The art of building a shelter made from blocks of ice is passed on from father to son among the Inuit, native peoples who inhabit the northernmost regions of the planet. The circular plan, the entrance tunnel, the air outlet and the ice blocks form a structure where the heat generated inside melts a superficial layer of snow and seals the gaps, improving the thermal insulation of ice. In a storm, an igloo can be the difference between life and death and perhaps this is the most iconic and radical example of what it means to build with local materials, few tools and lots of knowledge. In this case, ice is all you have.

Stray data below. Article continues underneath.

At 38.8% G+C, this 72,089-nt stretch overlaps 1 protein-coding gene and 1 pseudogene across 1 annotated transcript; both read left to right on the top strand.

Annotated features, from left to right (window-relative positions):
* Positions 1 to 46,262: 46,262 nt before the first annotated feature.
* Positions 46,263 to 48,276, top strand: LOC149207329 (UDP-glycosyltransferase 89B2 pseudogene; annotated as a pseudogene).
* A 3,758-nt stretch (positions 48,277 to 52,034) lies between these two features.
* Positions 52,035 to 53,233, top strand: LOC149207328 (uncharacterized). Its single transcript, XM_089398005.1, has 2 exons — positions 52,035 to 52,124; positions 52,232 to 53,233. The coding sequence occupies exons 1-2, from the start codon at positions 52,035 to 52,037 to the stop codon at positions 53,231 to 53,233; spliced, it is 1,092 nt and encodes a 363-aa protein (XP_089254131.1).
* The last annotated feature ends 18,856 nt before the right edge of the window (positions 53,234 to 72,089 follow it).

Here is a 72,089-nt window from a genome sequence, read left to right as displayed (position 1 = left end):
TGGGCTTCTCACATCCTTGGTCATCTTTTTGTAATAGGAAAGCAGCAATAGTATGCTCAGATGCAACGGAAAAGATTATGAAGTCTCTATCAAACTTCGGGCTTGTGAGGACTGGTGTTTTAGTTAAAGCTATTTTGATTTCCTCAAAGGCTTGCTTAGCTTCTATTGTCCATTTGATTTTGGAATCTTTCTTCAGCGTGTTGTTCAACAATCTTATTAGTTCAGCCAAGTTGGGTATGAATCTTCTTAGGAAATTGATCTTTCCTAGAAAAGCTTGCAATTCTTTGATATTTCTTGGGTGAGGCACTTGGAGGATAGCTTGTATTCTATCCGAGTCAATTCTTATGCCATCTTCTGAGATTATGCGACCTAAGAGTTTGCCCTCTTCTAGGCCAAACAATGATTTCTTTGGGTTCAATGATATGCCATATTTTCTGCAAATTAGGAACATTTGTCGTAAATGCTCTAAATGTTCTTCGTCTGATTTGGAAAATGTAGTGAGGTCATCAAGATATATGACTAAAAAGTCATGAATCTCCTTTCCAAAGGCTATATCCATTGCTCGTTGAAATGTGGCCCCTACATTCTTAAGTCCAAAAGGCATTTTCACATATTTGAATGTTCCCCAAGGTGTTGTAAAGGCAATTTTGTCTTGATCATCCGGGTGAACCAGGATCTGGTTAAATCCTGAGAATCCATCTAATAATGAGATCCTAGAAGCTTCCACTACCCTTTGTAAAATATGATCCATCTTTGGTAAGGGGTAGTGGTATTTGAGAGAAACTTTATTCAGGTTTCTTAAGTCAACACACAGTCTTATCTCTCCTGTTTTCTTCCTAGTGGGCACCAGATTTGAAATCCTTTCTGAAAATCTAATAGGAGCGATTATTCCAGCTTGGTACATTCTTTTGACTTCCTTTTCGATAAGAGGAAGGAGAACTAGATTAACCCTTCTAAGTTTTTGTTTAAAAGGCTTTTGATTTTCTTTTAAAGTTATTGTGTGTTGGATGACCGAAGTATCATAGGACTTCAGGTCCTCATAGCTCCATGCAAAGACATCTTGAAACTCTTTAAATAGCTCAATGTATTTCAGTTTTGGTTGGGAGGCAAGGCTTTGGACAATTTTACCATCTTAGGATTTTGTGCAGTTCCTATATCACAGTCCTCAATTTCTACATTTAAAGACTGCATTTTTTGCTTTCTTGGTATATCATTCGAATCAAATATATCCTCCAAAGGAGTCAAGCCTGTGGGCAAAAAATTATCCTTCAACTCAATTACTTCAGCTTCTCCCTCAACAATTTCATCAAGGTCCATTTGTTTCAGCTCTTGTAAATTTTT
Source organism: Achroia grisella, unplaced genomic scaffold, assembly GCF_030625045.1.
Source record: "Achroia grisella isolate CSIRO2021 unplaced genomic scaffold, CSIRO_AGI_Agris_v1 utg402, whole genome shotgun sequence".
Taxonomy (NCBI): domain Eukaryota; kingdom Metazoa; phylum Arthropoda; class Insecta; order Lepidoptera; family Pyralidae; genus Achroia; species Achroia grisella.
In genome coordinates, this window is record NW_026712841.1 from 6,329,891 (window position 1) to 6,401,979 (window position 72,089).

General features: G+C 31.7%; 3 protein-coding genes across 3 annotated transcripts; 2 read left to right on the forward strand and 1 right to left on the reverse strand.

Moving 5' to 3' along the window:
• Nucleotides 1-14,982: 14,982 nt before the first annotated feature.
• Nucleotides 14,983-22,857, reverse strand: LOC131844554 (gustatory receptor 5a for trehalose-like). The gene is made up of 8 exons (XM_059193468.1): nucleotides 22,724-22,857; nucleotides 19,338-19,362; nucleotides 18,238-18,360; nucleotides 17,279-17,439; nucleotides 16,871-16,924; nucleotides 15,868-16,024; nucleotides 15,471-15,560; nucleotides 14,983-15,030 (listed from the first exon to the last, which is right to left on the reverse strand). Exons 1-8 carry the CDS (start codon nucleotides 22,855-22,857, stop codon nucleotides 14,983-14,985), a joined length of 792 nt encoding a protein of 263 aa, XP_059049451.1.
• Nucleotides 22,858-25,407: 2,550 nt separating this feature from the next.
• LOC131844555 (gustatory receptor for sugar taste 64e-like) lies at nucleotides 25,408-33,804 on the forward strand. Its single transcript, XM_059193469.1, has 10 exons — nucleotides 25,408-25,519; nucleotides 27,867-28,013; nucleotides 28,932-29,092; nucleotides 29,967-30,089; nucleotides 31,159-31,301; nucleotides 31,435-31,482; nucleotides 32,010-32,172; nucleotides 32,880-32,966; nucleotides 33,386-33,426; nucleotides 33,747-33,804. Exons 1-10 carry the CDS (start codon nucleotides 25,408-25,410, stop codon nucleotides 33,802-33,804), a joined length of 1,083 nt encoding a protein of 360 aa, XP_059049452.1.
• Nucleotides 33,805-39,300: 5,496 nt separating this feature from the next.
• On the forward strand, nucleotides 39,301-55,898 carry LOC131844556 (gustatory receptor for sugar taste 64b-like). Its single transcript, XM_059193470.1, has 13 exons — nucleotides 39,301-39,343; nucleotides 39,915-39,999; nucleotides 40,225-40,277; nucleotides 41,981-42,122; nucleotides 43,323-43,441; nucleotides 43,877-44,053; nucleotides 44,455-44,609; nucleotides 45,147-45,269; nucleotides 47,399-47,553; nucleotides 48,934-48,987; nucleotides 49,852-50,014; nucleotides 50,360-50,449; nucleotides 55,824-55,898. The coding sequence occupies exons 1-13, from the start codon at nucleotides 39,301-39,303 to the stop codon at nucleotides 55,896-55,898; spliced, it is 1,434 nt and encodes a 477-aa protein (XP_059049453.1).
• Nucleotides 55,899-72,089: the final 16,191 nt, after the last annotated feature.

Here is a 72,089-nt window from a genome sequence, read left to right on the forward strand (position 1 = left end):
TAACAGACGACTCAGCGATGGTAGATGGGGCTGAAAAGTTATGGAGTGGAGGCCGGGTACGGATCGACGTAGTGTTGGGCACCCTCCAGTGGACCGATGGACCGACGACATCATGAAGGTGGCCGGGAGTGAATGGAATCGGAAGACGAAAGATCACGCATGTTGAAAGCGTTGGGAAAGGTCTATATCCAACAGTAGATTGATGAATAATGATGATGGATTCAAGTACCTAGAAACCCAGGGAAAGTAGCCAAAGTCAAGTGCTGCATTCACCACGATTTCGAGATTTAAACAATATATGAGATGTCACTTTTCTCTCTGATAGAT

Taking advantage of abundant resources and local labor are key concepts for sustainable architecture, which are often overlooked at the expense of solutions replicated from other contexts. With new demands and technologies, the globalization of building materials and construction techniques, is there still room for local materials? More specifically in relation to 3D printed constructions, are we destined to erect them only in concrete?